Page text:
It is a week before Dr. Kildare's wedding to pretty Nurse Mary Lamont. The hospital is a-buzz with preparation for the big day. Good old Dr. Gillespie, despite fatigue, has agreed to help a... See full summary »
Kildare saves the life of an ice skater who was in an auto accident. But even though her broken leg has knit, she can't walk, and she tries to sue Kildare for malpractice, and Kildare's ... See full summary »
Dr. Jimmy Kildare is back at work at Blair General hospital, though several people admit that he is not himself since suffering his loss. He's taken a liking to a young intern, Don Winthrop... See full summary »
Dr. Gillespie's cancer has gotten worse, and to force him to take a rest instead of pursuing a sulfa-drug/pneumonia study, Kildare refuses to assist Gillespie, and instead accepts a case of... See full summary »
Dr. James Kildare has just completed his internship at Blair General Hospital and is assigned to work with his mentor, Dr. Leonard Gillespie. But fearing for the health of his father, Dr. ... See full summary »
Fresh out of medical school, young Dr. James Kildare decides to take a position at a large New York hospital instead of joining his father's country practice. In New York he meets the ... See full summary »
Dr. Gillespie tries to teach Jimmy Kildare a lesson by tossing him into a street clinic. Only Kildare gets called to take a bullet out of a suspected murderer, and when the cops collar him ... See full summary »
Captain Fred Allison has been in a German Prisoner of War Camp for a long time. It has been two years since he last saw Monica, a girl he met, married and bought a house with in six days ... See full summary »
Roy Del Ruth
Douglas Fairbanks Jr.,
Dr. Jimmy Kildare and Nurse Mary Lamont are all sent to get married and her brother Doug Lamont has come to New York. When Jimmy meets him he notices strange behavior on his part such as sudden inattention or acting as if he was hearing sounds that are non-existent. The doctor starts to diagnose him and comes to the conclusion that he probably has epilepsy, a hereditary disease that could conceivably affect Mary as well, even though she has never shown any symptoms. Dr. Kildare is worried about this part of medicine and how you tell someone that they have a disease that they can do nothing about. It's left to Dr. Leonard Gillespie to come up with a solution and ensure that Jimmy and Mary can still get married.Written by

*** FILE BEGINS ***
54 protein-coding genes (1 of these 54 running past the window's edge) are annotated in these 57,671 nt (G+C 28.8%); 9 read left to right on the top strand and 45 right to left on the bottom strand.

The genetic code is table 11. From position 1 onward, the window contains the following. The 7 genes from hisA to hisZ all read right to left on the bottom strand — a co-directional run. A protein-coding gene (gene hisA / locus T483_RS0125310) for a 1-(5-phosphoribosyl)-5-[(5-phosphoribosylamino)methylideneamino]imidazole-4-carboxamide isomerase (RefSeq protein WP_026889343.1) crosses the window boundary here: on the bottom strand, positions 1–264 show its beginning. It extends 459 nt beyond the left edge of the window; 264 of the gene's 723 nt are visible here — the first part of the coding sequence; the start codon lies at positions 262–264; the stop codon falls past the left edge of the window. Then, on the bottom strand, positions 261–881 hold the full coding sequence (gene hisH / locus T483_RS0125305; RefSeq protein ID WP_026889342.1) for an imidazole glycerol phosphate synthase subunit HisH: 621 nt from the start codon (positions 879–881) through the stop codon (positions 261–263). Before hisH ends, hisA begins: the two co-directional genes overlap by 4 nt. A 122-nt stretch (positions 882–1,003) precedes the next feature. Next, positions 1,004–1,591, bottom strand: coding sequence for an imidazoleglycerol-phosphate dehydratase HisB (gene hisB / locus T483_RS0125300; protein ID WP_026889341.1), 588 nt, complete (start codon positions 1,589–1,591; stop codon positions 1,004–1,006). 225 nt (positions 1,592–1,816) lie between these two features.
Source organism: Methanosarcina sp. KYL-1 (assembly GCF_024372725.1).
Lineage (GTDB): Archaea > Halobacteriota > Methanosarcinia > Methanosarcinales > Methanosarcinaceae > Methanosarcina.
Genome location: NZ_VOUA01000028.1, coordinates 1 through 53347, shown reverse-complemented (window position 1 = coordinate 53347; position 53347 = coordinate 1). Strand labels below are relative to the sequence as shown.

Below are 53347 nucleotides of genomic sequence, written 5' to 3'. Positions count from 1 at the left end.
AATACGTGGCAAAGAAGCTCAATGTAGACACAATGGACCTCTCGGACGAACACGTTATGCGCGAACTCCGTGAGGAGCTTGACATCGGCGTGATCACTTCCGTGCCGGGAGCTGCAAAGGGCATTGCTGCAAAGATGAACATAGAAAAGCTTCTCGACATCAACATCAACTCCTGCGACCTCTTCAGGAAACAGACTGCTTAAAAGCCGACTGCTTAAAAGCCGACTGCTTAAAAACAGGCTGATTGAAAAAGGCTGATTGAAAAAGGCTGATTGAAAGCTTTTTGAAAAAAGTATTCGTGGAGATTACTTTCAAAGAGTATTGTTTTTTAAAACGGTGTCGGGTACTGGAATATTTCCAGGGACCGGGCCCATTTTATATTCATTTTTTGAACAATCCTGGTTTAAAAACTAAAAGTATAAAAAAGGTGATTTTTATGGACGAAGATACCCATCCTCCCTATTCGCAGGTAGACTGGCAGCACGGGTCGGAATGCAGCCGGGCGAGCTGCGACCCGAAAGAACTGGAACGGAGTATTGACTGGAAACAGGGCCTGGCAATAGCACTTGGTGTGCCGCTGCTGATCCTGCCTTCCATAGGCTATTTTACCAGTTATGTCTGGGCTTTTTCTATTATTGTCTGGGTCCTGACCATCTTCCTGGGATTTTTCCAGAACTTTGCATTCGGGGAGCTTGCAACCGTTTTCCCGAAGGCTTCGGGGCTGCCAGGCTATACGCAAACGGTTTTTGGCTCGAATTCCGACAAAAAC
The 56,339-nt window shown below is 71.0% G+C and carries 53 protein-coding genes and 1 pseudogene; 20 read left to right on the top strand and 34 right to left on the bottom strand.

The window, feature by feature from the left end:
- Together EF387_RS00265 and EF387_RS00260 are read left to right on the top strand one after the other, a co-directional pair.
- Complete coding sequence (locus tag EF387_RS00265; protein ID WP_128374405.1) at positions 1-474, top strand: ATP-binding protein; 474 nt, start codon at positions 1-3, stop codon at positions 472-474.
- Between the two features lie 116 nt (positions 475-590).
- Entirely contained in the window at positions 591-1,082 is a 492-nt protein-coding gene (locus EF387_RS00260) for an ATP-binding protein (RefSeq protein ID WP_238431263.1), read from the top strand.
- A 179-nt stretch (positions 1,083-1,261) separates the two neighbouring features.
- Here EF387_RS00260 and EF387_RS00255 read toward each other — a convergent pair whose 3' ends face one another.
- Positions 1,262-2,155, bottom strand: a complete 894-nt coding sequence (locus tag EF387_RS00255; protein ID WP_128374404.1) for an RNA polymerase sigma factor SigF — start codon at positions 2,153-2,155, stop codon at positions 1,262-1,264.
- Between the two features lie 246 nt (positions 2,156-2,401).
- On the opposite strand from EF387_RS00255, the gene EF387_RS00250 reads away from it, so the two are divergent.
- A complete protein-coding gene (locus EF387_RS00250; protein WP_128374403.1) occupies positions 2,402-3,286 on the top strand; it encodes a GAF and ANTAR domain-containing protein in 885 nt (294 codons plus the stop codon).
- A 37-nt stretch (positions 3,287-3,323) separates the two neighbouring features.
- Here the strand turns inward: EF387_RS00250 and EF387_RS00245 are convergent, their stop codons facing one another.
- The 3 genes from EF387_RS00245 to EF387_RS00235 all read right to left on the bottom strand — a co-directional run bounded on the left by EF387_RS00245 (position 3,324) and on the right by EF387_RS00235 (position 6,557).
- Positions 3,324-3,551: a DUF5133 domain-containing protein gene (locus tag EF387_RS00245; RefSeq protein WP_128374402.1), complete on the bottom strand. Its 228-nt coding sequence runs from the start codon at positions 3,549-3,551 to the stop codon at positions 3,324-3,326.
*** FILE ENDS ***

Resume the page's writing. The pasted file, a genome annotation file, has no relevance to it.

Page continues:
This film's initial telecast took place in Altoona PA Thursday 28 February 1957 on WFBG (Channel 10); it first aired in Philadelphia 10 March 1957 on WFIL (Channel 6), in Hartford CT 21 March 1957 on WHCT (Channel 18), in New Haven CT 31 March 1957 on WNHC (Channel 8), in Norfolk VA 2 April 1957 on WTAR (Channel 3), in Minneapolis 22 June 1957 on KMGM (Channel 9), in Chicago 6 August 1957 on WBBM (Channel 2), in Seattle 2 November 1957 on KING (Channel 5), in Los Angeles 16 May 1958 on KTTV (Channel 11), in San Francisco Saturday 10 January 1959 on KGO (Channel 7), and, at long last, in New York City Tuesday 5 June 1962 on WCBS (Channel 2). See more »
When Dr Gillispie finishes reading the note from Mary, he says "Fine girl, that Mary" and puts the note on his desk with a thump, and with the next cut, it immediately appears in Dr. Kildare's hands. See more »
"From Mary's letters, I expected Dr. James Kildare to be a combination of Abraham Lincoln and Flash Gordon."
The sixth in MGM's Dr. Kildare series starring Lew Ayres has Jimmy Kildare trying to diagnose Nurse Mary Lamont's brother, which doesn't go over well with Mary or the brother. I liked this one quite a bit. Most of the negatives I've seen here and elsewhere are coming from the types of people that are triggered by older films not being sensitive to their modern feelings. No one should be watching a movie from 1940 to get an education on epilepsy. If you are, my medical diagnosis is that you need to put down the glue.
Lew Ayres does a solid job. Laraine Day gets a lot to work with this time and makes the most of it. Robert Young is good as the brother. The best scenes, not surprisingly, involve Lionel Barrymore's Dr. Gillespie. The scene where he talks about his late brother or when he goes through old love letters and sings "Seeing Nellie Home" are fine showcases of how a talented actor like Barrymore could own a film with a few moments here and there. Last appearance in the series of Bobs Watson as Tommy, a crippled boy recovering with the help of Dr. Gillespie. This little subplot is an example of the fine continuity that helped make this series so exceptional. I have similar praise for MGM's other great series with Andy Hardy. So much to like about this one. I can't imagine a fan of the series not enjoying it. But I suppose that depends on how sensitive you are to a movie made three-quarters of a century ago having outdated medical information.
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